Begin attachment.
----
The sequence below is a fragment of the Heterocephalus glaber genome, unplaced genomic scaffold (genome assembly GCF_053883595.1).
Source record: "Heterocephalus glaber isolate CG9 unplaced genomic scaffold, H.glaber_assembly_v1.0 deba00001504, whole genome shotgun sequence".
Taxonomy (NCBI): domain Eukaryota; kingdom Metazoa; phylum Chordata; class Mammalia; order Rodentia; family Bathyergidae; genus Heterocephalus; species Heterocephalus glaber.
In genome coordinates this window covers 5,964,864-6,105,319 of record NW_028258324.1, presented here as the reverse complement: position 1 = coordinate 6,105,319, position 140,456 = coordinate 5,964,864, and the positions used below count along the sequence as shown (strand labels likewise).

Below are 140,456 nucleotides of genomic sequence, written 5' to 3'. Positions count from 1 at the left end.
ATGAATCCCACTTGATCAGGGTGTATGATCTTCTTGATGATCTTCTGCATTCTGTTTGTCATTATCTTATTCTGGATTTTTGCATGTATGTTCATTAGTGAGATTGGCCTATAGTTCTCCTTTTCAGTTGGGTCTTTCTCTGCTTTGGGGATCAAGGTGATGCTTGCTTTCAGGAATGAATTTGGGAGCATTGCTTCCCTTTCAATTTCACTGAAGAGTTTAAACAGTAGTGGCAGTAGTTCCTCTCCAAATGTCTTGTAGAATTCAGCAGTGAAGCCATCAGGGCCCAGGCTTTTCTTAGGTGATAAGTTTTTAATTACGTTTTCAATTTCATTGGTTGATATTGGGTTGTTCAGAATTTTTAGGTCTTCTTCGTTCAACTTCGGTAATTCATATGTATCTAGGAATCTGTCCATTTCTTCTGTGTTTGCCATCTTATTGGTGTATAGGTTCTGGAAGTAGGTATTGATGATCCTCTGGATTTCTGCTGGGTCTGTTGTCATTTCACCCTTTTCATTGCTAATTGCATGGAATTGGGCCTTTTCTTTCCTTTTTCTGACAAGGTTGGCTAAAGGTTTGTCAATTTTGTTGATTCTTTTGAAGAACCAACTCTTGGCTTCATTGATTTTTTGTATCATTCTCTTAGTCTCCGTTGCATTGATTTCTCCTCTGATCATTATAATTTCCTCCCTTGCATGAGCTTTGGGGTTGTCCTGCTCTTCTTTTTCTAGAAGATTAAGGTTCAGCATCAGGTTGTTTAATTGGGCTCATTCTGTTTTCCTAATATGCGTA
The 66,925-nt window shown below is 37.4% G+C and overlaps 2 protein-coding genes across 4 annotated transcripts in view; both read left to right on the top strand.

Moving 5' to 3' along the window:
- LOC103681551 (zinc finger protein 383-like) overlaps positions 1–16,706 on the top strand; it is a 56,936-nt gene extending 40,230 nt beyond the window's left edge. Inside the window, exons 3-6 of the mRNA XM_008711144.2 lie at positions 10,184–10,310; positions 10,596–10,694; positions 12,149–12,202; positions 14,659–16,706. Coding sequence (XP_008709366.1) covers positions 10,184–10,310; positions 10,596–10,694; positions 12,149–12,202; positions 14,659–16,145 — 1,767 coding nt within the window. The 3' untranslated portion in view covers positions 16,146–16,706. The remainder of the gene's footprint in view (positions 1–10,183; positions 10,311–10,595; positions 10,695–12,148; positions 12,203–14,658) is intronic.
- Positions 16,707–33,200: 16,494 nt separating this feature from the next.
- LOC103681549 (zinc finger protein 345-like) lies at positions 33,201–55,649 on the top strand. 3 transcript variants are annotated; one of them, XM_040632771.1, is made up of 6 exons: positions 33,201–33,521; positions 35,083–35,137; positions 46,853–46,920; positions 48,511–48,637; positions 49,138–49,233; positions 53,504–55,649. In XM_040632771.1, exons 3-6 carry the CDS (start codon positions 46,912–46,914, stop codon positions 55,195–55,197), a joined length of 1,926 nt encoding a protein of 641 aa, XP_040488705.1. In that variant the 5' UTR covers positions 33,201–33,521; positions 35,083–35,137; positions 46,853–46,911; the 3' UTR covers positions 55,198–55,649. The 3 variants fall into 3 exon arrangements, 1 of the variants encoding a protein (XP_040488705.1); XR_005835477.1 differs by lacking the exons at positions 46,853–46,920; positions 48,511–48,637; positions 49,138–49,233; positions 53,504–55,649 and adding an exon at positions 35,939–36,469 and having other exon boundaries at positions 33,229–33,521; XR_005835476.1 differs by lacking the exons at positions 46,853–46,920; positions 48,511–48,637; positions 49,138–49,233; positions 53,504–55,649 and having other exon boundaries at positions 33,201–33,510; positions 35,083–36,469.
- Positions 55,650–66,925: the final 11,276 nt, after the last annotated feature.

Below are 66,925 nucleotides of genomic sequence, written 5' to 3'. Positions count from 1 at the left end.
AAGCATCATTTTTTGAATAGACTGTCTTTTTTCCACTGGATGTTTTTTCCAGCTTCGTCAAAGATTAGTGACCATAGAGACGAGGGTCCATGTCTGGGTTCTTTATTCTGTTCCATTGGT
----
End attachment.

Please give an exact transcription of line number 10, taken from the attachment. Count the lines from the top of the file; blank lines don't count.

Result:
- Positions 16,707–33,200: 16,494 nt separating this feature from the next.